From that day–when I could afford a subscription to only one periodical–to the present, I have been a devoted FT reader. And to no part of the journal have I been more devoted than Fr. Neuhaus’s monthly roundup of religion, culture, and public life, The Public Square. For more than ten years it has provoked me to thought, laughter, and (not very often) disagreement. For Fr. Neuhaus and for the journal he inspired, I am sincerely grateful. I never met him, but I feel that I’ve lost a longtime companion.

Blog author: kschmiesing
Wednesday, October 11, 2006

A while ago, I reported Damon Linker’s turn against his erstwhile colleagues at First Things. Now The New Republic online (free registration required) features an unusually productive and revealing debate between Linker and Atlantic Monthly‘s Ross Douthat on the threat, or lack thereof, posed by “theocons” such as Richard John Neuhaus (and the Acton Institute?).

I especially enjoyed their exchange on the role of religion in historical American social movements, which Douthat got the better of. This passage comes in the context of Douthat’s argument that the use of religious argumentation is hardly unusual in American history and that many political accomplishments that are widely considered beneficial would have been impossible, or at least more difficult, without it:

But the fact remains that the advocates of racial equality didn’t defend their ideals in secular-civic terms–or at least not nearly as often as they defended them in terms of the Christian morality that most of their fellow American shared. And they wouldn’t have succeeded without precisely these kinds of religious appeals, which were crucial to building white American support for black America’s civil rights…. I’m happy to concede that religious believers might benefit, at times, from couching their political arguments in nonreligious terms. But the deal you’re offering, in which religious Americans are supposed to abandon appeals that have the capacity to stir not only the reason of their fellow citizens, but their consciences and souls as well, sounds like a fool’s bargain to me.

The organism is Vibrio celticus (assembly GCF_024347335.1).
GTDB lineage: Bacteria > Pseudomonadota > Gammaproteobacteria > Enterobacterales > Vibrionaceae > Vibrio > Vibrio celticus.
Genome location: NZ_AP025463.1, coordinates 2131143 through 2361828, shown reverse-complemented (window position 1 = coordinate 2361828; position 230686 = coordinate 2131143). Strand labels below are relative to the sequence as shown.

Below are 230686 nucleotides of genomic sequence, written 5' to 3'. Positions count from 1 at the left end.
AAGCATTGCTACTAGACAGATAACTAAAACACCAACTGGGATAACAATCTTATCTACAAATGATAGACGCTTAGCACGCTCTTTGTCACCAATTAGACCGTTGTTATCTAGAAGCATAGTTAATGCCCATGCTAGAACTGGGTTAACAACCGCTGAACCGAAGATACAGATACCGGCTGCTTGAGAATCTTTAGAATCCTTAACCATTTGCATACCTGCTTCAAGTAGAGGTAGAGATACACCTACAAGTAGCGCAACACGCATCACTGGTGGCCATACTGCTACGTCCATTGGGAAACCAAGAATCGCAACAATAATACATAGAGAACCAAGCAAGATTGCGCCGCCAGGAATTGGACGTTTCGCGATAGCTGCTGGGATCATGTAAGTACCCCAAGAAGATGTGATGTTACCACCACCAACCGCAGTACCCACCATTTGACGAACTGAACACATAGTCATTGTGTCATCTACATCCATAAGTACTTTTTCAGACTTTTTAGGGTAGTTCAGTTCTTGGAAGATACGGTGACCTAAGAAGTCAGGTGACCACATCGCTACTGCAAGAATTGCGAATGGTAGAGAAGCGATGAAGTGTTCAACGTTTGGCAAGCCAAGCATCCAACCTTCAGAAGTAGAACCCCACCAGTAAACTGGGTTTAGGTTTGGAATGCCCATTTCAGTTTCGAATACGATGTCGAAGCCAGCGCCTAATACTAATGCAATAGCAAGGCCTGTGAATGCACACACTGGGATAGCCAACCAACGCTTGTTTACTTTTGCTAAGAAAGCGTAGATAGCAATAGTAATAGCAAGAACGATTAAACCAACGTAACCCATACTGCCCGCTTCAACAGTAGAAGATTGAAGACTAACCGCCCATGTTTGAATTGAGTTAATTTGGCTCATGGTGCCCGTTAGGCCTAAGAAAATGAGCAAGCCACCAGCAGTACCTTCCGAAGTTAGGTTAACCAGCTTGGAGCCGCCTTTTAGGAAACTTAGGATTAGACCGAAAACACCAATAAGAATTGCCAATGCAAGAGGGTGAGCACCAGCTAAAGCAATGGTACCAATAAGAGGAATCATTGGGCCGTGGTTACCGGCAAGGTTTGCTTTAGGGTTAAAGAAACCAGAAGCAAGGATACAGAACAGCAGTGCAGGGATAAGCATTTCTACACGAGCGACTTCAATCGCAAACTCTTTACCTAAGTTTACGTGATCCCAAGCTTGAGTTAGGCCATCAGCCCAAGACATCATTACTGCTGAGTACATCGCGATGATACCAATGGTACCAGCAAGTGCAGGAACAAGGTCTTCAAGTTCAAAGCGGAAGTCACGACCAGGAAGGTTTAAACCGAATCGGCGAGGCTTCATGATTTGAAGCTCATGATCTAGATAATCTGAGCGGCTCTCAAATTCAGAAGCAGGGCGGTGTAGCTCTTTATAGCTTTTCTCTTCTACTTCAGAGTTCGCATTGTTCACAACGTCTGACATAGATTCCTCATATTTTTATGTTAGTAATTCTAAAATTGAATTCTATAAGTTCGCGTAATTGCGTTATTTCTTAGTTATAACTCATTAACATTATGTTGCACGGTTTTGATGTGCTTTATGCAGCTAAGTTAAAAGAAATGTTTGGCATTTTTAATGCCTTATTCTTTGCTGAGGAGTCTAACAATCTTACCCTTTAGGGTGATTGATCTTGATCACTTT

Blog author: kschmiesing
Wednesday, August 2, 2006

I’ve commented previously on Randall Balmer’s new book. The online article this month from First Things is Ross Douthat’s excellent review of a raft of books (including Balmer’s) that take up similar themes. In a nutshell, there is currently a lot of hyperventilating about the danger of an unholy alliance between church and state in the United States, which, to most religious folks probably seems to read the trends 180 degress wrong.

Douthat doesn’t even include Damon Linker’s book (an expansion of a New Republic article about which I posted here), which dubs First Things editor Richard John Neuhaus a theocon—and which Neuhaus in the latest issue characterizes as “what is known in the publishing business as an ‘attack book.'”

As I’ve noted before, concern about the relationship between church and state is legitimate, and it is dangerous to both sides when religious institutions snuggle too comfortably with government. Unfortunately, most of the accusations of theocracy currently being tossed about in the public square appear to consist more of grandstanding than valuable criticism.

Blog author: kschmiesing
Tuesday, April 4, 2006

A former editor at First Things, Damon Linker, has written a piece for The New Republic, which attacks, among others, his former boss, Fr. Richard John Neuhaus. Linker claims that Neuhaus is a “theocon,” who wants to merge religious authority and political power.

Rick Garnett at Mirror of Justice has all the details, including links to blog discussions and his previous post, criticizing Linker’s argument.

I’ve read First Things for years and, in my judgment, the truth lies with Linker’s critics.